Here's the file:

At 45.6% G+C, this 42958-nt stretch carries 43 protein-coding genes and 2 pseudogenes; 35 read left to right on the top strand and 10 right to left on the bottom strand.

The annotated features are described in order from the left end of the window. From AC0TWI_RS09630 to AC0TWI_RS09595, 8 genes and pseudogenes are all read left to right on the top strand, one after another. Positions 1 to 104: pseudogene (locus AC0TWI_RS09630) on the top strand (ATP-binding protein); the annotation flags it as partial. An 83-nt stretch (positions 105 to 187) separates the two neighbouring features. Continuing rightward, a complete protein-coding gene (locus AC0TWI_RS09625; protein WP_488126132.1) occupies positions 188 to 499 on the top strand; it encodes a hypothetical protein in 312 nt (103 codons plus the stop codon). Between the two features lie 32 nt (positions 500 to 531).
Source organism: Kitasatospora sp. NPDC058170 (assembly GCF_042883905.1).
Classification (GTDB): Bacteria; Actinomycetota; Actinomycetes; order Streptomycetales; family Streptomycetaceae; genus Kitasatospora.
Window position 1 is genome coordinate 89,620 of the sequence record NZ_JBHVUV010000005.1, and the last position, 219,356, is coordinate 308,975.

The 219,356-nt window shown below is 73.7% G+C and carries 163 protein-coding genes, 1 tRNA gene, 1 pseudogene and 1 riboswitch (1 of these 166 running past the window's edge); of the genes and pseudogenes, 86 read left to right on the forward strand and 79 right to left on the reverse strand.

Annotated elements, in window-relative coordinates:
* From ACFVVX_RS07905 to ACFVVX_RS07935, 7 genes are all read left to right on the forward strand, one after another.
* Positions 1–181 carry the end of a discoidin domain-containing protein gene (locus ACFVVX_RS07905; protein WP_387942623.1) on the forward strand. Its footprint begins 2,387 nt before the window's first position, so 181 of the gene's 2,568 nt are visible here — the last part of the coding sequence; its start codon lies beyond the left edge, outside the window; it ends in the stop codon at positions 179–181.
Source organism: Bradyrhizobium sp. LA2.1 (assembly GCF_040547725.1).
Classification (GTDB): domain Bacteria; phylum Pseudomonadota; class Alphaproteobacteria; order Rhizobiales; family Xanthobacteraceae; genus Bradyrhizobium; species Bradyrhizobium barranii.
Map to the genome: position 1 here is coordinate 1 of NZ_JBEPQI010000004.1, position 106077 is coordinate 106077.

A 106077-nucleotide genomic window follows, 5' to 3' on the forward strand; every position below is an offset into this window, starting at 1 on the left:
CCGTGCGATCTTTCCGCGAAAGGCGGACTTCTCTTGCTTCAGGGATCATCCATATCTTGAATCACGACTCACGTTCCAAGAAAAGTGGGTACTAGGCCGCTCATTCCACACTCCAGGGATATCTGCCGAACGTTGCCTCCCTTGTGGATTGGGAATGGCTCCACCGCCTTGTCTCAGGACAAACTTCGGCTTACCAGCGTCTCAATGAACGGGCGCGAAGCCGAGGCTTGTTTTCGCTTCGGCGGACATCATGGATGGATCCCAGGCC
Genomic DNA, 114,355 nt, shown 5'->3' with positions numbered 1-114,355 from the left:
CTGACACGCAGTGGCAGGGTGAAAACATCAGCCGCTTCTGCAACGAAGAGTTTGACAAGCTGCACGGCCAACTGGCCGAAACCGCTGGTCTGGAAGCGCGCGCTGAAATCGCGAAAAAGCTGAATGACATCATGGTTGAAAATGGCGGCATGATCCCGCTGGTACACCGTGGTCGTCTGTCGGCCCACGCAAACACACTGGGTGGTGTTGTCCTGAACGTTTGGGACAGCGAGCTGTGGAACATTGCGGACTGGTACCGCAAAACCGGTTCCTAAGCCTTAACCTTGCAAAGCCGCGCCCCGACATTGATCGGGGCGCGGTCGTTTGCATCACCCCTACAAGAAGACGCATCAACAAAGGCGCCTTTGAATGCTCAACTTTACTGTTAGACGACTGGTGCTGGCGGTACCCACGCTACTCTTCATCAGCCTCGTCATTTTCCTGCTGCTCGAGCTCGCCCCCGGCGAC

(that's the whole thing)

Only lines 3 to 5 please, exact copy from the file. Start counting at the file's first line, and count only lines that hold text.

Source organism: Kitasatospora sp. NPDC058170 (assembly GCF_042883905.1).
Classification (GTDB): Bacteria; Actinomycetota; Actinomycetes; order Streptomycetales; family Streptomycetaceae; genus Kitasatospora.
Window position 1 is genome coordinate 89,620 of the sequence record NZ_JBHVUV010000005.1, and the last position, 219,356, is coordinate 308,975.